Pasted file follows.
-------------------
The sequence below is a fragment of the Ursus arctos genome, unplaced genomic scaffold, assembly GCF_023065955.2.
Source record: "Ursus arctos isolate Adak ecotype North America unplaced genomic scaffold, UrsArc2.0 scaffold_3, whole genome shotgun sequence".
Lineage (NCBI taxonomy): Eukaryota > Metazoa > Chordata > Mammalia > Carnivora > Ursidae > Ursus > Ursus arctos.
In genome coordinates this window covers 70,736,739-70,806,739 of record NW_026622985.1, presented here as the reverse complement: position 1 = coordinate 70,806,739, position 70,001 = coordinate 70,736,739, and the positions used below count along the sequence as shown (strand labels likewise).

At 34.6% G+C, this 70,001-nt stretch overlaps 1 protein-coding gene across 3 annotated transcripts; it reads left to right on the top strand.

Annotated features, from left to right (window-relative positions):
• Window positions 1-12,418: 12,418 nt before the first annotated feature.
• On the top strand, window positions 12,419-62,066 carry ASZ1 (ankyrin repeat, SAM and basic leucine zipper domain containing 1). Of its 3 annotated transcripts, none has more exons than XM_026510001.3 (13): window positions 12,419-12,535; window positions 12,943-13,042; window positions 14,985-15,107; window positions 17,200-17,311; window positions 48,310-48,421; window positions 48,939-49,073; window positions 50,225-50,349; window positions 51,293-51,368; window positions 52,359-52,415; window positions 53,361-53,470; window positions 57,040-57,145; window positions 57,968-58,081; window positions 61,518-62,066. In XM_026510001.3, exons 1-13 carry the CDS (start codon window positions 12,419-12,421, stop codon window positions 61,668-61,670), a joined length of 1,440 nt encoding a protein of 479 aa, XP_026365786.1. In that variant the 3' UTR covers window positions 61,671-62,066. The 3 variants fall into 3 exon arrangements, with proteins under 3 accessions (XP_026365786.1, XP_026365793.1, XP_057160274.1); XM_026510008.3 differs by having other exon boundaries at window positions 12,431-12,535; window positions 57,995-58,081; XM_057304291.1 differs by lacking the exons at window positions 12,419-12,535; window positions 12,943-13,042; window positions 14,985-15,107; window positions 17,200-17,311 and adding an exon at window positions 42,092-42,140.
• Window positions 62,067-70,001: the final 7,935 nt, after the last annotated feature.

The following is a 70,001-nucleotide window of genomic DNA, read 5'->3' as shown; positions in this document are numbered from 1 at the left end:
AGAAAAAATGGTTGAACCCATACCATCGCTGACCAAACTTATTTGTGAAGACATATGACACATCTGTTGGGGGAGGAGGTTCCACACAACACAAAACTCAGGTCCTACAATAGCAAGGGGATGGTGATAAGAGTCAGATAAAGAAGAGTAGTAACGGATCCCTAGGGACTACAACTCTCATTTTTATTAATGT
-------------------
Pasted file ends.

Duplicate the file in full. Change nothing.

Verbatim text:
The sequence below is a fragment of the Ursus arctos genome, unplaced genomic scaffold, assembly GCF_023065955.2.
Source record: "Ursus arctos isolate Adak ecotype North America unplaced genomic scaffold, UrsArc2.0 scaffold_3, whole genome shotgun sequence".
Lineage (NCBI taxonomy): Eukaryota > Metazoa > Chordata > Mammalia > Carnivora > Ursidae > Ursus > Ursus arctos.
In genome coordinates this window covers 70,736,739-70,806,739 of record NW_026622985.1, presented here as the reverse complement: position 1 = coordinate 70,806,739, position 70,001 = coordinate 70,736,739, and the positions used below count along the sequence as shown (strand labels likewise).

At 34.6% G+C, this 70,001-nt stretch overlaps 1 protein-coding gene across 3 annotated transcripts; it reads left to right on the top strand.

Annotated features, from left to right (window-relative positions):
• Window positions 1-12,418: 12,418 nt before the first annotated feature.
• On the top strand, window positions 12,419-62,066 carry ASZ1 (ankyrin repeat, SAM and basic leucine zipper domain containing 1). Of its 3 annotated transcripts, none has more exons than XM_026510001.3 (13): window positions 12,419-12,535; window positions 12,943-13,042; window positions 14,985-15,107; window positions 17,200-17,311; window positions 48,310-48,421; window positions 48,939-49,073; window positions 50,225-50,349; window positions 51,293-51,368; window positions 52,359-52,415; window positions 53,361-53,470; window positions 57,040-57,145; window positions 57,968-58,081; window positions 61,518-62,066. In XM_026510001.3, exons 1-13 carry the CDS (start codon window positions 12,419-12,421, stop codon window positions 61,668-61,670), a joined length of 1,440 nt encoding a protein of 479 aa, XP_026365786.1. In that variant the 3' UTR covers window positions 61,671-62,066. The 3 variants fall into 3 exon arrangements, with proteins under 3 accessions (XP_026365786.1, XP_026365793.1, XP_057160274.1); XM_026510008.3 differs by having other exon boundaries at window positions 12,431-12,535; window positions 57,995-58,081; XM_057304291.1 differs by lacking the exons at window positions 12,419-12,535; window positions 12,943-13,042; window positions 14,985-15,107; window positions 17,200-17,311 and adding an exon at window positions 42,092-42,140.
• Window positions 62,067-70,001: the final 7,935 nt, after the last annotated feature.

The following is a 70,001-nucleotide window of genomic DNA, read 5'->3' as shown; positions in this document are numbered from 1 at the left end:
AGAAAAAATGGTTGAACCCATACCATCGCTGACCAAACTTATTTGTGAAGACATATGACACATCTGTTGGGGGAGGAGGTTCCACACAACACAAAACTCAGGTCCTACAATAGCAAGGGGATGGTGATAAGAGTCAGATAAAGAAGAGTAGTAACGGATCCCTAGGGACTACAACTCTCATTTTTATTAATGT